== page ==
Thank you to all who… er… Putin (sorry!) an entry to Microcosms 45… a total of 14 this time.
Please keep returning to Microcosms, and retweet / spread the word about this contest among your followers and friends.
Don’t forget that Microcosms exists primarily to provide a platform for the flash fiction community to hone their skills, and secondarily to give entrants a chance of receiving an accolade from that week’s judge. We also have the vote button for anyone, not just fellow entrants, to register their favourite/favorite(s) and thus establish a Community Pick.
Remember, you can reply with a comment to any and all of the entries AT ANY TIME: It’s good to have feedback.
Many thanks to Christina Dalcher for judging MC 45. Here’s what she had to say:
One of my favorite things about the Microcosms prompts and resulting stories is the joy of finding bursts of creativity shooting out in all directions. What a treat to read so many spins on the Dostoevsky prompts—and to see a few fairy tales, twins, and jealous husbands thrown into the mix! This week we covered the heartbroken and the simply broke, the evil twin and the lovelorn idiot. Believe me, it made my judging job a challenge! Ready? Here we go…
Favourite / Favorite Lines
Geoff Holme – …she said it was a soul that God wasn’t ready to let go of…
Alva Holland – Shit, yea, she owned the place.
Nicola Tapson – “I am your wife” they shouted.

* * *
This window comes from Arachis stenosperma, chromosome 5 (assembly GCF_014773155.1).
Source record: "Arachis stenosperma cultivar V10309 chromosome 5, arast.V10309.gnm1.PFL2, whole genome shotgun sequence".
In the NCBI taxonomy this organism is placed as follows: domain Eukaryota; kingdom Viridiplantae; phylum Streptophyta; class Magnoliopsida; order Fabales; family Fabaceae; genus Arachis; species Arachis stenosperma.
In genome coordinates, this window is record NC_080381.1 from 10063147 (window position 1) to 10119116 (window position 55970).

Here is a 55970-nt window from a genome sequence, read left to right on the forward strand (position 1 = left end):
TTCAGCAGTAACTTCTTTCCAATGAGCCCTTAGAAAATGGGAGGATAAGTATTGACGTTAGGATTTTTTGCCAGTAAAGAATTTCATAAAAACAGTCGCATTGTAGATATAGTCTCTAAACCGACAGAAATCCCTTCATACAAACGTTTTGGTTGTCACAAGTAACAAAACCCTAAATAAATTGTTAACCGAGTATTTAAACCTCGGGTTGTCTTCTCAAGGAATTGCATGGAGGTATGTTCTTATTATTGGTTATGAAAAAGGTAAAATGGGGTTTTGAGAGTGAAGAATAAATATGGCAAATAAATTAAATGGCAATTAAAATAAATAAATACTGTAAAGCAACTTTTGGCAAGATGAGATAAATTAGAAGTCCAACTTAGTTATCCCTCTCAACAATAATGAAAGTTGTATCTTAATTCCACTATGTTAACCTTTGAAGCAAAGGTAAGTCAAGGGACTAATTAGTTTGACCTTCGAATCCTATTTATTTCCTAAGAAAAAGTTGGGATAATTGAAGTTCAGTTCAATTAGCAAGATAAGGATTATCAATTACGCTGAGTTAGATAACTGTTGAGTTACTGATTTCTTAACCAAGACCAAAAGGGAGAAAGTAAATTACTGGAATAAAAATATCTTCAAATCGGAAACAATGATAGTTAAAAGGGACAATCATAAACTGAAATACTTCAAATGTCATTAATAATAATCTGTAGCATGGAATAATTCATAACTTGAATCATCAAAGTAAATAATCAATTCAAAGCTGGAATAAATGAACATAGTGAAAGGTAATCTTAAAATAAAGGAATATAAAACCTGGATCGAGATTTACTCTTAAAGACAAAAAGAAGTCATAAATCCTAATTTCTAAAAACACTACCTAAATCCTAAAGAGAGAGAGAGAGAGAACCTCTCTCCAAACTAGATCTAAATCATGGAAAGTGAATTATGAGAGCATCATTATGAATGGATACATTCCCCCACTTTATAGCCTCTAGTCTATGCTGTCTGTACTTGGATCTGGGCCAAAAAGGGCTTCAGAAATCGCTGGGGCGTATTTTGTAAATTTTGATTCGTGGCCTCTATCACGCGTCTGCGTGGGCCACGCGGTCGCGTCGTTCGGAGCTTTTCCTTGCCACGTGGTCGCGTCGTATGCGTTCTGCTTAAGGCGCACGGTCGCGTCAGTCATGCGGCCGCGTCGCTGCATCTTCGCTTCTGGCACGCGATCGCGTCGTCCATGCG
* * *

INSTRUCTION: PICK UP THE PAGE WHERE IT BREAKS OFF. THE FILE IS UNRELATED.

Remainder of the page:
Nicola Tapson – “Your sister? But you told me you were an only child.”
Angelique Pacheco – A woman can sometimes lose all hope of discovering love.
Angelique Pacheco – Theories of a Robin-Hood-type had circulated for years and he was okay with that.
Steve Lodge – “Dr. Lumbago, you say? Julie H Christie!”
Steph Ellis – “Do you think we would allow a politician to tell us what to do?”
A V Laidlaw – How could Isabelle be the most beautiful woman in the world when there, in the looking glass, was a woman as equally beautiful?
Geoff Le Pard – She has rules, both verbal and written, involving matters as diverse as the proper way to fold a counterpane and the hours when the communal toilet can be flushed.
Bill Engleson – …she has ears like the Prince Consort, large flapping appendages that need restraint in large breezes.
Caleb Echterling – “I’ve been meaning to ask the landlady for my Dale Carnegie tapes back…”
Meg Kovalik – She swallowed disappointment as her fantasy shattered.